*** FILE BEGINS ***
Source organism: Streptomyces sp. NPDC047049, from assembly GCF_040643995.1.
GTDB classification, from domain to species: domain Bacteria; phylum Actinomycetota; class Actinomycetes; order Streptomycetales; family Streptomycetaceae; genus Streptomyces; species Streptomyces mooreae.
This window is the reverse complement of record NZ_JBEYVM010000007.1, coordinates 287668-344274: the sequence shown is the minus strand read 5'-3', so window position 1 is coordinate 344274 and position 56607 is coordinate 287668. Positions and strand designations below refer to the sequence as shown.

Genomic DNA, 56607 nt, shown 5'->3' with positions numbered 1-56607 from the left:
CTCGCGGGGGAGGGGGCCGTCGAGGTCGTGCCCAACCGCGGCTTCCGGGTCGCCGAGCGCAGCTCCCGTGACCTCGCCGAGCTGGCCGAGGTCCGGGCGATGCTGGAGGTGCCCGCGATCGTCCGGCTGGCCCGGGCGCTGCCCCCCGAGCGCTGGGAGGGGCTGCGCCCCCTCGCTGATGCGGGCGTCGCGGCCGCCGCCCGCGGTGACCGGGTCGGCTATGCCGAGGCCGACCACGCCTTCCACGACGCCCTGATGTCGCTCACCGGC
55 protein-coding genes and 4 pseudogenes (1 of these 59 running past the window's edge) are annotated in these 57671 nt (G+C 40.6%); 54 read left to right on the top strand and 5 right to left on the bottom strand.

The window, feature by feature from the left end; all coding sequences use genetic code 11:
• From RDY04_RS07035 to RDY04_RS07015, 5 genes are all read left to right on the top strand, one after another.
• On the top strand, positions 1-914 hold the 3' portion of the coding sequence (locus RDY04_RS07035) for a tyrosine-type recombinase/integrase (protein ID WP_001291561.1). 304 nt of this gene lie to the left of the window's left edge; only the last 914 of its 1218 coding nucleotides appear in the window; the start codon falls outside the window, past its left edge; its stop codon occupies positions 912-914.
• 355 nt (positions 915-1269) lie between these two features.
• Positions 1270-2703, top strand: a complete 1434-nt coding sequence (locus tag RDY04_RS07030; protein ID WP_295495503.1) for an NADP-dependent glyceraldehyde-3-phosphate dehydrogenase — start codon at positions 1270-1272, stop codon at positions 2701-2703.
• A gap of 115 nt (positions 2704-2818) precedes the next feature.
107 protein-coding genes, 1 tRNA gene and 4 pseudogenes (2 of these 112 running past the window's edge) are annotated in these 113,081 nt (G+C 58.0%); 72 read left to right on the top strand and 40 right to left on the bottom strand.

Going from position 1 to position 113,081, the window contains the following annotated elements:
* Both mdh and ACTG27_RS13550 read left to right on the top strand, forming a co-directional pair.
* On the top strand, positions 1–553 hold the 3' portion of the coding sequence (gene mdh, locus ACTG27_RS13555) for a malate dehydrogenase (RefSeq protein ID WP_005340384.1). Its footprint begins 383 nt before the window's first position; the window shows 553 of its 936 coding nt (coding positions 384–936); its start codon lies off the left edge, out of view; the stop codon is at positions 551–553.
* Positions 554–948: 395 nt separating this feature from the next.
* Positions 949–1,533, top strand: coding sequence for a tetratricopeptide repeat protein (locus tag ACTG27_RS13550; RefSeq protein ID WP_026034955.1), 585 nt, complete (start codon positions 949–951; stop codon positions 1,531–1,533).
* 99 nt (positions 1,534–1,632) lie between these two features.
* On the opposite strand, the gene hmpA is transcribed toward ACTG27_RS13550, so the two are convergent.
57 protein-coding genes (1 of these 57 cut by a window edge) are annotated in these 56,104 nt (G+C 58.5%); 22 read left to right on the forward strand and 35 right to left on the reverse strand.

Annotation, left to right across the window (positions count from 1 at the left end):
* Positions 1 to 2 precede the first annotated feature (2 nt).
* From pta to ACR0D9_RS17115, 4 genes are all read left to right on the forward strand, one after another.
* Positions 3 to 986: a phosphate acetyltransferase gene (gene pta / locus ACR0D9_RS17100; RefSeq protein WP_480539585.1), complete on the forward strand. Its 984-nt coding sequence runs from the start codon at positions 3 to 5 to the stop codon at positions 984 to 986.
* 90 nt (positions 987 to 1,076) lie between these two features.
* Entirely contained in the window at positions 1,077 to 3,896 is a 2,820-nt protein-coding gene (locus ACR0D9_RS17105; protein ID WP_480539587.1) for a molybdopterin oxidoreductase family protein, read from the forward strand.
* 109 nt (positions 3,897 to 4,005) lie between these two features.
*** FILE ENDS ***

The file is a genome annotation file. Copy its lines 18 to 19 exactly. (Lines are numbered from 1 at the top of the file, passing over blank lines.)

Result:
* Positions 949–1,533, top strand: coding sequence for a tetratricopeptide repeat protein (locus tag ACTG27_RS13550; RefSeq protein ID WP_026034955.1), 585 nt, complete (start codon positions 949–951; stop codon positions 1,531–1,533).
* 99 nt (positions 1,534–1,632) lie between these two features.